A birth, a death, and the joys of being an elephant calf in Amboseli
Mobile scratching post - in the video above, mum's leg is usually available and is just the right size for a little elephant.
Elephant births in Amboseli are so rare to see. Our luckiest team member has only witnessed five in 30 years.
I’ve seen newborns within minutes of birth, but never the birth itself.
After coming back from a few days in Nairobi, I got a phone call from my colleague Katito, asking me to check a report of a female giving birth.
So I rushed to gather camera, binoculars, notebook and pens, and jumped into the Land Rover (my trusty steed). I drove as fast as I could, given both park speed limits and the slightly patchy nature of the roads.
The text came in: the calf was born, they saw the placenta drop. A once-in-a-lifetime experience for the tourists, and I was missing it.
I started to feel a bit apprehensive.
Births are rare to see for a good reason. They usually happen at night, under the cover of darkness.
Seeing a birth during the day often means something is going wrong, so I was now hoping just for a healthy calf.
I needn’t have worried. When I arrived, the calf was on her feet. She was very tall for a newborn. I recognised her mother as Three Holes, matriarch of the IA/IC family.
She has an odd name because she was a “floater” female – she must have lost her entire family. She was named “Three Holes Right” while Dr. Cynthia Moss tried to figure out who she was and where she came from, and the name stuck.
Between 1977 and 1980 (yes, we have been following the elephants here for that long) Three Holes attached herself to the IA family and eventually became the matriarch. (To read the full history of the IA/IC family, see the Family Histories on the ATE website.)
Her story typifies how flexible elephants can be in creating the social units they need, even if those aren’t composed of genetic family members. She is a lovely female, and I was happy to see that this calf was a daughter, who should carry on those brave leadership genes.
As I watched, Three Holes gently led her calf away from the birthing spot. Females do this to move vulnerable newborns away from the blood and birth fluids that can attract predators. Even though Three Holes must have been tired from the birth, she constantly touched, reassured and guided the calf. The sun was setting as she headed to join the family. I clicked a few stills, then went to set the camera to film mode, to capture the delightful wobble of first steps and the creation of a tender mother-calf bond that will last a lifetime.
But the battery ran out. I was cursing myself: I hadn’t expected to go to the field and so I didn’t check the battery packs I was carrying. Instead, I had to content myself with “just watching.” By this time the tourist cars were gone and I was alone with the elephants, watching the beginning of a new elephant life. It was very special.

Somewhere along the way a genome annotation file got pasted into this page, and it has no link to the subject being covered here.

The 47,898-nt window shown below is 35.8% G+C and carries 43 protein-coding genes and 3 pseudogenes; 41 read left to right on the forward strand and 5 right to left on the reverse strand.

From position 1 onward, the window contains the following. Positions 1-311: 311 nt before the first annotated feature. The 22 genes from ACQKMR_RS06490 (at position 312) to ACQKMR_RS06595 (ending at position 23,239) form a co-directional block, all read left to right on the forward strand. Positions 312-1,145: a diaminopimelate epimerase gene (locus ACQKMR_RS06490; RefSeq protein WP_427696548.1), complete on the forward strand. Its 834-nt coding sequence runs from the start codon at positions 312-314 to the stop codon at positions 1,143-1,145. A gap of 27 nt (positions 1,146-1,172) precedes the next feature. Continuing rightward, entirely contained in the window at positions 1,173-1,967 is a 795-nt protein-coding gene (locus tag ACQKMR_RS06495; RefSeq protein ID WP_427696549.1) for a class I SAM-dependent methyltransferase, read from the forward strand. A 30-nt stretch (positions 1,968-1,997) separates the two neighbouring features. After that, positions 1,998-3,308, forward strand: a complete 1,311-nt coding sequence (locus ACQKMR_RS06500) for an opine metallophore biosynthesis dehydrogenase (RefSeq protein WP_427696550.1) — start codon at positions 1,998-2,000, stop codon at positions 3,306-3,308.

Back in camp, I checked the few shots I’d taken. My favourite, above, shows the shadow of Ipomea, Three Holes’ older daughter, protectively tailing her mother and new sister.
Things can change fast in the field.
The next morning brought a report of an elephant carcass, from one of our community scouts. The information was sketchy; the mobile phone network was poor and kept cutting out. Katito and I jumped in the car and headed out (this time with fully charged battery packs), and I prepared myself for what we would find.
An Elephant funeral; in the video above, elephants keep vigil over the carcass of a young male (foreground), touching and smelling him.
I expected to be moved, but I didn’t expect a funeral. When we arrived, there were seven other elephants keeping watch around the carcass. We sat back, waiting for Kenya Wildlife Service to arrive and giving the elephants time to do their thing.
They were quiet and very still. This was the first time I had seen elephants interact with a dead elephant, and I was curious to see how they would behave. They stood around calmly. Then the oldest bull moved away, and slowly the others followed. Another young male sniffed and gently touched the body. As KWS arrived, the elephants moved quietly away, and we approached.
There is nothing like stink of a three-day-old elephant carcass. It sticks with you until you brush your teeth. I was surprised that the elephants weren’t skittish, given how badly it smelled to my lowly human nose. It was a young bull, perhaps 23 or 24 years old. His tusks were intact. Although we checked his ears for identifying marks, elephants look so different lying down we couldn’t immediately identify him.
There were no wounds to indicate the cause of death; it’s possible a snake bit him, or that he was ill. KWS recovered the tusks and helped us to take the necessary photographs and measurements. As we all finished up and left him behind, I felt bad that I didn’t know who he was. But the elephants obviously knew, and reminding myself of that made me feel better.
The next day, my emotions came full circle again. Back with my study families, I was spending time with the GB family and filmed Goodness’ two-month-old calf. She had been mud bathing and was incredibly itchy. Turns out mum’s leg makes an excellent scratching post (see video). As I laughed and filmed, I realised again that emotion is what makes elephants so special.
They make us laugh and make us cry with both grief and joy.
For more information about IFAW efforts to protect elephants, visit our campaign page.